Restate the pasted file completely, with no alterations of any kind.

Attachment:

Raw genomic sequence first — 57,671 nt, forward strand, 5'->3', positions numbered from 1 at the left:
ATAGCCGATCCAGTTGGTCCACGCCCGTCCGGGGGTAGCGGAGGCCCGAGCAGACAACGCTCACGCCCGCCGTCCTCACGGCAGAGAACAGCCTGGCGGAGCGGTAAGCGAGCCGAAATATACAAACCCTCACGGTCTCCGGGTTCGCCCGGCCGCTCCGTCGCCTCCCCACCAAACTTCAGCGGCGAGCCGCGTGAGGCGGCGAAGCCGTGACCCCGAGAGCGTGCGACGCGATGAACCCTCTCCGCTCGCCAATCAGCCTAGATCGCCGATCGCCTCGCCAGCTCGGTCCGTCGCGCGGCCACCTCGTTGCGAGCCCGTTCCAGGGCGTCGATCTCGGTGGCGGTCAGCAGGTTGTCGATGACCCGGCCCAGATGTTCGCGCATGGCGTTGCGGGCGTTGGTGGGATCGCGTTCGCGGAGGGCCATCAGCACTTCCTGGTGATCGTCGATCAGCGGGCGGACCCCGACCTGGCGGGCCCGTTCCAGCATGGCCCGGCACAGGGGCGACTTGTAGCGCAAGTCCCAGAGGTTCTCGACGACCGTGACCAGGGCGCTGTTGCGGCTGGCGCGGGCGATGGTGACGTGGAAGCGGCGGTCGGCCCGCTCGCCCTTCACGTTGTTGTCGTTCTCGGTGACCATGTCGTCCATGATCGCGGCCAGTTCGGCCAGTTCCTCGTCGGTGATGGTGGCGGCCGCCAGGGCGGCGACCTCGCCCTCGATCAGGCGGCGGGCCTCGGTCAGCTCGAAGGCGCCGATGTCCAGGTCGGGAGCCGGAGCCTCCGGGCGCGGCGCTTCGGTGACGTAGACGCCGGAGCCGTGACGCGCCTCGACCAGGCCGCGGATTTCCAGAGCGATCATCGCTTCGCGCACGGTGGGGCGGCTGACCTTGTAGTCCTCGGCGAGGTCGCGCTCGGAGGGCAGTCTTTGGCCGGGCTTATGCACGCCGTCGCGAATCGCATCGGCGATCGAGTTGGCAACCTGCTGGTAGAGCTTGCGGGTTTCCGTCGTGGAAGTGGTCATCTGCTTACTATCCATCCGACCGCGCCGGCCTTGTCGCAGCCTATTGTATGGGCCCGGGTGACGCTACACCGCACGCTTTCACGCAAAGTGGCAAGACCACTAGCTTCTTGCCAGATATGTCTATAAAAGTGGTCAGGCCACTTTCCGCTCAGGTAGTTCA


Raw genomic sequence first — 57,671 nt, forward strand, 5'->3', positions numbered from 1 at the left:
ATAGCCGATCCAGTTGGTCCACGCCCGTCCGGGGGTAGCGGAGGCCCGAGCAGACAACGCTCACGCCCGCCGTCCTCACGGCAGAGAACAGCCTGGCGGAGCGGTAAGCGAGCCGAAATATACAAACCCTCACGGTCTCCGGGTTCGCCCGGCCGCTCCGTCGCCTCCCCACCAAACTTCAGCGGCGAGCCGCGTGAGGCGGCGAAGCCGTGACCCCGAGAGCGTGCGACGCGATGAACCCTCTCCGCTCGCCAATCAGCCTAGATCGCCGATCGCCTCGCCAGCTCGGTCCGTCGCGCGGCCACCTCGTTGCGAGCCCGTTCCAGGGCGTCGATCTCGGTGGCGGTCAGCAGGTTGTCGATGACCCGGCCCAGATGTTCGCGCATGGCGTTGCGGGCGTTGGTGGGATCGCGTTCGCGGAGGGCCATCAGCACTTCCTGGTGATCGTCGATCAGCGGGCGGACCCCGACCTGGCGGGCCCGTTCCAGCATGGCCCGGCACAGGGGCGACTTGTAGCGCAAGTCCCAGAGGTTCTCGACGACCGTGACCAGGGCGCTGTTGCGGCTGGCGCGGGCGATGGTGACGTGGAAGCGGCGGTCGGCCCGCTCGCCCTTCACGTTGTTGTCGTTCTCGGTGACCATGTCGTCCATGATCGCGGCCAGTTCGGCCAGTTCCTCGTCGGTGATGGTGGCGGCCGCCAGGGCGGCGACCTCGCCCTCGATCAGGCGGCGGGCCTCGGTCAGCTCGAAGGCGCCGATGTCCAGGTCGGGAGCCGGAGCCTCCGGGCGCGGCGCTTCGGTGACGTAGACGCCGGAGCCGTGACGCGCCTCGACCAGGCCGCGGATTTCCAGAGCGATCATCGCTTCGCGCACGGTGGGGCGGCTGACCTTGTAGTCCTCGGCGAGGTCGCGCTCGGAGGGCAGTCTTTGGCCGGGCTTATGCACGCCGTCGCGAATCGCATCGGCGATCGAGTTGGCAACCTGCTGGTAGAGCTTGCGGGTTTCCGTCGTGGAAGTGGTCATCTGCTTACTATCCATCCGACCGCGCCGGCCTTGTCGCAGCCTATTGTATGGGCCCGGGTGACGCTACACCGCACGCTTTCACGCAAAGTGGCAAGACCACTAGCTTCTTGCCAGATATGTCTATAAAAGTGGTCAGGCCACTTTCCGCTCAGGTAGTTCA